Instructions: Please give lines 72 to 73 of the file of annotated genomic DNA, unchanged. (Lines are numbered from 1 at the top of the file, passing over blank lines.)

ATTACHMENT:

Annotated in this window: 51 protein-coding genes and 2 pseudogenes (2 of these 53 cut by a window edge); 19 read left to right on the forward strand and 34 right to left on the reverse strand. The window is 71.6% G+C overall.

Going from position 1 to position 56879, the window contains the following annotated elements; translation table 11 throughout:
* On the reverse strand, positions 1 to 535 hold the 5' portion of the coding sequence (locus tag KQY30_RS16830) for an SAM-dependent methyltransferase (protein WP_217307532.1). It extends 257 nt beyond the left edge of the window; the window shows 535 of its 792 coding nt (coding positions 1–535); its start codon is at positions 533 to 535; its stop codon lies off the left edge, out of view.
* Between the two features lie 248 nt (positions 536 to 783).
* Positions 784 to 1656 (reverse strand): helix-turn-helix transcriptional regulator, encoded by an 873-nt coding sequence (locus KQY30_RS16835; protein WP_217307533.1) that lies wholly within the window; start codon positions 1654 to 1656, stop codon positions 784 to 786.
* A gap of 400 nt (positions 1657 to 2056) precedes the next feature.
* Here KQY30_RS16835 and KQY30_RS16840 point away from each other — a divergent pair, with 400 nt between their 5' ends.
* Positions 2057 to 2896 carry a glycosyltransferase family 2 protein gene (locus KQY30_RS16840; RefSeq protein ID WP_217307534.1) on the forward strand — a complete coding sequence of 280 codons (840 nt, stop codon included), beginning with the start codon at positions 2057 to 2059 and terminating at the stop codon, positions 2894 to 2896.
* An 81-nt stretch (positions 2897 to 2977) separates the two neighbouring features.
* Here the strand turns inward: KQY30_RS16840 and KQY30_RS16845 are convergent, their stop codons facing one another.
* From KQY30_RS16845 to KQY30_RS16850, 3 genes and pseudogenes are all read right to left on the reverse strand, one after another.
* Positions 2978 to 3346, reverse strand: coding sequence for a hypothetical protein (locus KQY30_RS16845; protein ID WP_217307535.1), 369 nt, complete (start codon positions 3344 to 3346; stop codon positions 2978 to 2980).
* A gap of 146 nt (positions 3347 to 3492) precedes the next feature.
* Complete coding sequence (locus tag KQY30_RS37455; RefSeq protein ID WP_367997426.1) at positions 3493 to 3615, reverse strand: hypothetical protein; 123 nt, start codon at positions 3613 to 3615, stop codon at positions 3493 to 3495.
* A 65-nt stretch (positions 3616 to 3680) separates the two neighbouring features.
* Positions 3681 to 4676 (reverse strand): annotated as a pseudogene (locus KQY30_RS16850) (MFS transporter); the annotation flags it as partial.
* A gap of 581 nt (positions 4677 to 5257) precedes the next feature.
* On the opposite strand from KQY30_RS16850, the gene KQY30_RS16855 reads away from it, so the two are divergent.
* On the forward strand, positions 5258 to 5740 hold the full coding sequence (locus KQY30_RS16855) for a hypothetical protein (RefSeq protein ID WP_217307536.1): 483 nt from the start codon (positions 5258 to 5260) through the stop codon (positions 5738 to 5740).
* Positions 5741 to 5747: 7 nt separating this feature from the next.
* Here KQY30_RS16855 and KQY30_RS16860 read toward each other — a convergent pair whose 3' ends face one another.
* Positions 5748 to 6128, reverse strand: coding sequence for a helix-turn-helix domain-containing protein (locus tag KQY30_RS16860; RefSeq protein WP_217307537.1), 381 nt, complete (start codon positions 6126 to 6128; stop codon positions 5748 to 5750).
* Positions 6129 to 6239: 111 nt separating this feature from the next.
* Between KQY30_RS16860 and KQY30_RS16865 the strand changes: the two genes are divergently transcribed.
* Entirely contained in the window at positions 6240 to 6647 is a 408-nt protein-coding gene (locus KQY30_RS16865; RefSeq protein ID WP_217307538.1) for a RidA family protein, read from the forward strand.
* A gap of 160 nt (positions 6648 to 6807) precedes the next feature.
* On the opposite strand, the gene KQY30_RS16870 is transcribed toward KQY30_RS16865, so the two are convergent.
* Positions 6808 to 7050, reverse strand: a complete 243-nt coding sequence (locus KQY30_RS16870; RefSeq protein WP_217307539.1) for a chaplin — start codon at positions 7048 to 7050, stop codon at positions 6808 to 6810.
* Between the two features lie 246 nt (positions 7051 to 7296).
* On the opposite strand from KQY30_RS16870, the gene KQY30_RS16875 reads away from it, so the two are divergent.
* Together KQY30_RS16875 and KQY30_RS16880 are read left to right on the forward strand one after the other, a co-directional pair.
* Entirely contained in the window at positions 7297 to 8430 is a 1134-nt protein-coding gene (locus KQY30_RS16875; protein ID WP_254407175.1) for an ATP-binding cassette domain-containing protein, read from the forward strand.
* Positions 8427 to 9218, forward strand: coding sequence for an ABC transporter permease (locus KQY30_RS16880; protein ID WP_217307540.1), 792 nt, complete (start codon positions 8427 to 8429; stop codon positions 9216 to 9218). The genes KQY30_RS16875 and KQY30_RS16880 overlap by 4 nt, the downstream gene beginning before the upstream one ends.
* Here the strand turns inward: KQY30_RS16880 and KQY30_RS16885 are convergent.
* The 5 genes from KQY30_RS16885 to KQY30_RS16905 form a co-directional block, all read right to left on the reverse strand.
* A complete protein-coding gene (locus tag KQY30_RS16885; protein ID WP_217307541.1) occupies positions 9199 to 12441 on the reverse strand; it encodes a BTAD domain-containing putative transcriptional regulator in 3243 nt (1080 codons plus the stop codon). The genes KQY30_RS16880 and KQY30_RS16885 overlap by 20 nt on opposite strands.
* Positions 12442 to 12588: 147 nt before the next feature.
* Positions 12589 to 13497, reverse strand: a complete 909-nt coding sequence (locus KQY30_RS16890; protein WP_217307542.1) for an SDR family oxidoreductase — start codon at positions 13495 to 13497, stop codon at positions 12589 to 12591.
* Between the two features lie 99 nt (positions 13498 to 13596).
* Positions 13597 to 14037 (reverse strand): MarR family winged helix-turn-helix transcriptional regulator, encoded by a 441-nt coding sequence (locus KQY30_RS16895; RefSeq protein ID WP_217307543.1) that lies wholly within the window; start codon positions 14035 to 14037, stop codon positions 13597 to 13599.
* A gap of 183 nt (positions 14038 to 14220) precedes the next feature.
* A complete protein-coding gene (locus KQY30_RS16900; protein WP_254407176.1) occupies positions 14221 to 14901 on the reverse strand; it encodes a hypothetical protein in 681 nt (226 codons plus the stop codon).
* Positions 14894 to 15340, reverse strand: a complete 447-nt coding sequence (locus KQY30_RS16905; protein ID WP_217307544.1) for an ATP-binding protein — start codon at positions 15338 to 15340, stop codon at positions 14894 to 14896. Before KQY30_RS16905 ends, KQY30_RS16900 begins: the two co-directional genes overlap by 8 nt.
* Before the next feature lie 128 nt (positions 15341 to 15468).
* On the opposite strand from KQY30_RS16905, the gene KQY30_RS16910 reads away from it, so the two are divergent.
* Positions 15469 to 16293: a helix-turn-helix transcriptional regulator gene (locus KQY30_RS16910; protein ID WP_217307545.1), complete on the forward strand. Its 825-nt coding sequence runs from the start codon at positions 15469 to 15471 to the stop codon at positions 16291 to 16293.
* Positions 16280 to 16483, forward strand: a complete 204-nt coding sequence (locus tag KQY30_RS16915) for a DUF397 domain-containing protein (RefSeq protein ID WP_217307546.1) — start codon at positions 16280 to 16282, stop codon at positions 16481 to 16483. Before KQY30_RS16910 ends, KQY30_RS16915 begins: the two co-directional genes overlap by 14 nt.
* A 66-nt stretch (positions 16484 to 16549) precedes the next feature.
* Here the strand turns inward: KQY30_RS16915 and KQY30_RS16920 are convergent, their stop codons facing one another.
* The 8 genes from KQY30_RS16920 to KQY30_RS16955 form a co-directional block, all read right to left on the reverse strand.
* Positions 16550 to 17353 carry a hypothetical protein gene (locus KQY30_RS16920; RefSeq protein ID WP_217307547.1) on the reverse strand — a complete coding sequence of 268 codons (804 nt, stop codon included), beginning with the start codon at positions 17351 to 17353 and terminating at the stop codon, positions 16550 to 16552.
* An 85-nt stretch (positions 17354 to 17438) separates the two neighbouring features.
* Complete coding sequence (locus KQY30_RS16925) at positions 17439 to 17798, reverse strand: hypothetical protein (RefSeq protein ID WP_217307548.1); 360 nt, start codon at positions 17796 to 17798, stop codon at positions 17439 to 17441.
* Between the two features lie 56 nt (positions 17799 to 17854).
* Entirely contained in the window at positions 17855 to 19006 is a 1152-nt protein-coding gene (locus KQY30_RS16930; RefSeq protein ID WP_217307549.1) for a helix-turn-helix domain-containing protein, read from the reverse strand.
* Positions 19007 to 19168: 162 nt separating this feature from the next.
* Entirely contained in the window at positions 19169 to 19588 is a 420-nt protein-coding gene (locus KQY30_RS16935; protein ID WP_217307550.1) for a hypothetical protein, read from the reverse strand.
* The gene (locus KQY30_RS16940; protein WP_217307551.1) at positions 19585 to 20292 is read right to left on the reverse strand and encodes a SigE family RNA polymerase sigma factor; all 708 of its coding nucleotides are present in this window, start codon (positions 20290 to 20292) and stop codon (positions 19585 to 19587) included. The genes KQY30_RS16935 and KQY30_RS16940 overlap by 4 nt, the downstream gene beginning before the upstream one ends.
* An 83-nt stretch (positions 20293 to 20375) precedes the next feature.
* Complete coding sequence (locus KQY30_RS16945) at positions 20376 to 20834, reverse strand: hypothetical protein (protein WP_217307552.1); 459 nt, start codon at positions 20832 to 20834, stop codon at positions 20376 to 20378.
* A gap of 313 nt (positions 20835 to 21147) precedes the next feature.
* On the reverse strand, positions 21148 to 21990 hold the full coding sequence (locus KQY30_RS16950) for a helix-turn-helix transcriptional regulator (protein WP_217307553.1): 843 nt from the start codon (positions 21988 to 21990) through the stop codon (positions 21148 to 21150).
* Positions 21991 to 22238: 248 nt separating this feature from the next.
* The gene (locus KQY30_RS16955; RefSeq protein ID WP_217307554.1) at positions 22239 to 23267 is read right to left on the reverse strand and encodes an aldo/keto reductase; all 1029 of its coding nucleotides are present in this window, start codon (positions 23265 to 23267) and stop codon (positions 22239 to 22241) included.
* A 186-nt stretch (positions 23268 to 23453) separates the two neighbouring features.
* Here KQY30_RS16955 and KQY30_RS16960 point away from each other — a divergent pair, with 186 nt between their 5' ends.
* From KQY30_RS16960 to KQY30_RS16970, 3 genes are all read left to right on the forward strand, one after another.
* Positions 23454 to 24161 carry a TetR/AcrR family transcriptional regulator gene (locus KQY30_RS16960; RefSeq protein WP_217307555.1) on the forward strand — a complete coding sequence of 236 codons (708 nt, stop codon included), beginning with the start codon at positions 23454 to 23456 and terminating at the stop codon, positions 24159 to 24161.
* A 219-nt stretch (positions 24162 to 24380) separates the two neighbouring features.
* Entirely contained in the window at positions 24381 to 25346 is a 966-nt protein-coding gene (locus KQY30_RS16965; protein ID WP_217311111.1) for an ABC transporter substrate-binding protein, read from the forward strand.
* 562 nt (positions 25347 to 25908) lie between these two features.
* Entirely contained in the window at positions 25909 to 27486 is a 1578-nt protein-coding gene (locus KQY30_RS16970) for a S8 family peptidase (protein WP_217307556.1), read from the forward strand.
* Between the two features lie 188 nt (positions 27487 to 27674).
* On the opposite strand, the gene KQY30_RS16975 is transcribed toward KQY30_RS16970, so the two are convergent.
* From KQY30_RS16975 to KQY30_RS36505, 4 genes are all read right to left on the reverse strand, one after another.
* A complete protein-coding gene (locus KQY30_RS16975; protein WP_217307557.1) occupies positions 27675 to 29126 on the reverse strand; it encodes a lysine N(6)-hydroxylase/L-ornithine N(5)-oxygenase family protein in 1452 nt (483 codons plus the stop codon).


* Entirely contained in the window at positions 25909 to 27486 is a 1578-nt protein-coding gene (locus KQY30_RS16970) for a S8 family peptidase (protein WP_217307556.1), read from the forward strand.
* Between the two features lie 188 nt (positions 27487 to 27674).